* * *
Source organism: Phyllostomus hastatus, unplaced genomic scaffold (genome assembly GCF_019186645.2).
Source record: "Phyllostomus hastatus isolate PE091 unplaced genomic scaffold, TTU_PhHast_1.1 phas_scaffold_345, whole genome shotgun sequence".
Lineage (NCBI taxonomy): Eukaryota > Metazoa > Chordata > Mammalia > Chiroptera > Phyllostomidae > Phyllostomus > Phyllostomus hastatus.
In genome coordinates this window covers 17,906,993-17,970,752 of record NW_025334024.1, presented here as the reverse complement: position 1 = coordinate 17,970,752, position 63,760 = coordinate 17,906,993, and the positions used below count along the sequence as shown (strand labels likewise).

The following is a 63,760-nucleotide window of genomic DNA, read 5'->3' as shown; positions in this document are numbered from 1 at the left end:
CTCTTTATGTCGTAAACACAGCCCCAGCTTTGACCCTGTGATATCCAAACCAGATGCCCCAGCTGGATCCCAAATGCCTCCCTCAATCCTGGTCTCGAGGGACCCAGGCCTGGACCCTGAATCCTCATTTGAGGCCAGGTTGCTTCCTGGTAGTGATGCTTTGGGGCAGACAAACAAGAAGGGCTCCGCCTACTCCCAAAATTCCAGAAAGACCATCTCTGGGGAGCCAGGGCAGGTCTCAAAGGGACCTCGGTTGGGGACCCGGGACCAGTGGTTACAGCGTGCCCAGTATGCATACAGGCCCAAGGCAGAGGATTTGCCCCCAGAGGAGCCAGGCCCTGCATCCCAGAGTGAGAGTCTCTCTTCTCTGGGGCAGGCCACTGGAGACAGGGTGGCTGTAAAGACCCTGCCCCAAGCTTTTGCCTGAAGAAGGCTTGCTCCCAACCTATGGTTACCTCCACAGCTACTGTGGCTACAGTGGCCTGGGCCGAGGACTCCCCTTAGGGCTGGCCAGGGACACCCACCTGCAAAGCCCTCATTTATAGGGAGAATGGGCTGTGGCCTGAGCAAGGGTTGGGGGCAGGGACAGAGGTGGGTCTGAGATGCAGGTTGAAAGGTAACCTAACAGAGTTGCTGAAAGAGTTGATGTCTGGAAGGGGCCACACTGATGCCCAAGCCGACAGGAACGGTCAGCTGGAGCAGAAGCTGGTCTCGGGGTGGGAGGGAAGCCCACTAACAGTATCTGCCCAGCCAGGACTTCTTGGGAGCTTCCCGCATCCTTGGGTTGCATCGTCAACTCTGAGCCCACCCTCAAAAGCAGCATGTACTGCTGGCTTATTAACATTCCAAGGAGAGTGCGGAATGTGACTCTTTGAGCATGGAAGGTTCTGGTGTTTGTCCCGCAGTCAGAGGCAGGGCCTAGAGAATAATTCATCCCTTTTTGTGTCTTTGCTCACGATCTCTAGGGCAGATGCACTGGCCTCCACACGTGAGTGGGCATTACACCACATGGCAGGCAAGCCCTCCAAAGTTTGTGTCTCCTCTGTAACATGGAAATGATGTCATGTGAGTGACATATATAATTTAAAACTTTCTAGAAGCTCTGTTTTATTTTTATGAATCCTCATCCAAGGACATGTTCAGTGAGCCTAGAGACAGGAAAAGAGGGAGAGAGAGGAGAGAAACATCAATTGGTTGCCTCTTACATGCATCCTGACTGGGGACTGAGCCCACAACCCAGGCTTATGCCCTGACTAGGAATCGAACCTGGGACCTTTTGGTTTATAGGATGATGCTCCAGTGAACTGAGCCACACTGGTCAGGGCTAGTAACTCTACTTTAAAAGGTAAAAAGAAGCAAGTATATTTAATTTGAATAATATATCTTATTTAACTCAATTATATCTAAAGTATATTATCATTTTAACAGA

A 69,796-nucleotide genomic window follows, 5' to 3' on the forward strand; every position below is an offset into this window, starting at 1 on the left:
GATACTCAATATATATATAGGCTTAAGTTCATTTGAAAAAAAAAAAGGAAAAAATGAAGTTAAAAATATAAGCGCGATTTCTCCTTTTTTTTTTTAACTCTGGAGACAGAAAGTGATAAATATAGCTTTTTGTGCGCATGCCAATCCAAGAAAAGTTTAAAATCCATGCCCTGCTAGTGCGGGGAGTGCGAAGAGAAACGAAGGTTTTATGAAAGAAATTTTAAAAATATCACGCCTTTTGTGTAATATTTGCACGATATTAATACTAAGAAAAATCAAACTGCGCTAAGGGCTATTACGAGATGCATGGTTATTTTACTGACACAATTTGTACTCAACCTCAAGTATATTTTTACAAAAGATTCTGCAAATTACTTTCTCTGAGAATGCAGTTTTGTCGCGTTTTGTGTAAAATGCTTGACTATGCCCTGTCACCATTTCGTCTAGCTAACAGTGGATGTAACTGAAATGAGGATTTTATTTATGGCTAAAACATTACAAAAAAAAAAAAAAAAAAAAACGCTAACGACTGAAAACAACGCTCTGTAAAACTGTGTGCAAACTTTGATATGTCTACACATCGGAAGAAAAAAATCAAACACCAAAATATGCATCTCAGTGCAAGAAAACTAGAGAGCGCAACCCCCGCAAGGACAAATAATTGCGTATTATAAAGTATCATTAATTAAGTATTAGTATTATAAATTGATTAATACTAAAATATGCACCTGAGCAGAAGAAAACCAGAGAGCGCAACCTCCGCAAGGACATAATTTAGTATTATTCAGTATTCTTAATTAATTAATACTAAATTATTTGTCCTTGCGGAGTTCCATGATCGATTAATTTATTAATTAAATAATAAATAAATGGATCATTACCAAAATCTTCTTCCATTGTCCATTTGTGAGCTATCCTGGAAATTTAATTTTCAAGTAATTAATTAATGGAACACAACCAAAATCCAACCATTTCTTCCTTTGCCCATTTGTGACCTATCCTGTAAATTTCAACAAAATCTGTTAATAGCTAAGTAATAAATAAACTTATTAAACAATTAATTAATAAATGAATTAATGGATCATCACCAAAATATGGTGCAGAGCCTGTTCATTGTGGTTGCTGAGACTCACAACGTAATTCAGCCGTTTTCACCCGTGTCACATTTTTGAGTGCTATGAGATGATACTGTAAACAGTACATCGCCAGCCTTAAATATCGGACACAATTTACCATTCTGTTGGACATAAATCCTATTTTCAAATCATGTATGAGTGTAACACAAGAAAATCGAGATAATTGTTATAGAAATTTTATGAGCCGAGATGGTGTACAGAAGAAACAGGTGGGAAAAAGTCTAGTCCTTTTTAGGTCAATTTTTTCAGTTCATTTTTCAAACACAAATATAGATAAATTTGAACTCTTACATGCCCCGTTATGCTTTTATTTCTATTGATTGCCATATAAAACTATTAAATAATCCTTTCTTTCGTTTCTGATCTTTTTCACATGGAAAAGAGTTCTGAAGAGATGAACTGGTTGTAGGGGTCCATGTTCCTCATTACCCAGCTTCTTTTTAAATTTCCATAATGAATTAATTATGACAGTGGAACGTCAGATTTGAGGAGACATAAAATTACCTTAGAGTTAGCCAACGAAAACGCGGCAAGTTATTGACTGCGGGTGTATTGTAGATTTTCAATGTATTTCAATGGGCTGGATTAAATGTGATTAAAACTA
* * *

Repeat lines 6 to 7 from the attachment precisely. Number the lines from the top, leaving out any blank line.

CTCTTTATGTCGTAAACACAGCCCCAGCTTTGACCCTGTGATATCCAAACCAGATGCCCCAGCTGGATCCCAAATGCCTCCCTCAATCCTGGTCTCGAGGGACCCAGGCCTGGACCCTGAATCCTCATTTGAGGCCAGGTTGCTTCCTGGTAGTGATGCTTTGGGGCAGACAAACAAGAAGGGCTCCGCCTACTCCCAAAATTCCAGAAAGACCATCTCTGGGGAGCCAGGGCAGGTCTCAAAGGGACCTCGGTTGGGGACCCGGGACCAGTGGTTACAGCGTGCCCAGTATGCATACAGGCCCAAGGCAGAGGATTTGCCCCCAGAGGAGCCAGGCCCTGCATCCCAGAGTGAGAGTCTCTCTTCTCTGGGGCAGGCCACTGGAGACAGGGTGGCTGTAAAGACCCTGCCCCAAGCTTTTGCCTGAAGAAGGCTTGCTCCCAACCTATGGTTACCTCCACAGCTACTGTGGCTACAGTGGCCTGGGCCGAGGACTCCCCTTAGGGCTGGCCAGGGACACCCACCTGCAAAGCCCTCATTTATAGGGAGAATGGGCTGTGGCCTGAGCAAGGGTTGGGGGCAGGGACAGAGGTGGGTCTGAGATGCAGGTTGAAAGGTAACCTAACAGAGTTGCTGAAAGAGTTGATGTCTGGAAGGGGCCACACTGATGCCCAAGCCGACAGGAACGGTCAGCTGGAGCAGAAGCTGGTCTCGGGGTGGGAGGGAAGCCCACTAACAGTATCTGCCCAGCCAGGACTTCTTGGGAGCTTCCCGCATCCTTGGGTTGCATCGTCAACTCTGAGCCCACCCTCAAAAGCAGCATGTACTGCTGGCTTATTAACATTCCAAGGAGAGTGCGGAATGTGACTCTTTGAGCATGGAAGGTTCTGGTGTTTGTCCCGCAGTCAGAGGCAGGGCCTAGAGAATAATTCATCCCTTTTTGTGTCTTTGCTCACGATCTCTAGGGCAGATGCACTGGCCTCCACACGTGAGTGGGCATTACACCACATGGCAGGCAAGCCCTCCAAAGTTTGTGTCTCCTCTGTAACATGGAAATGATGTCATGTGAGTGACATATATAATTTAAAACTTTCTAGAAGCTCTGTTTTATTTTTATGAATCCTCATCCAAGGACATGTTCAGTGAGCCTAGAGACAGGAAAAGAGGGAGAGAGAGGAGAGAAACATCAATTGGTTGCCTCTTACATGCATCCTGACTGGGGACTGAGCCCACAACCCAGGCTTATGCCCTGACTAGGAATCGAACCTGGGACCTTTTGGTTTATAGGATGATGCTCCAGTGAACTGAGCCACACTGGTCAGGGCTAGTAACTCTACTTTAAAAGGTAAAAAGAAGCAAGTATATTTAATTTGAATAATATATCTTATTTAACTCAATTATATCTAAAGTATATTATCATTTTAACAGA

A 69,796-nucleotide genomic window follows, 5' to 3' on the forward strand; every position below is an offset into this window, starting at 1 on the left: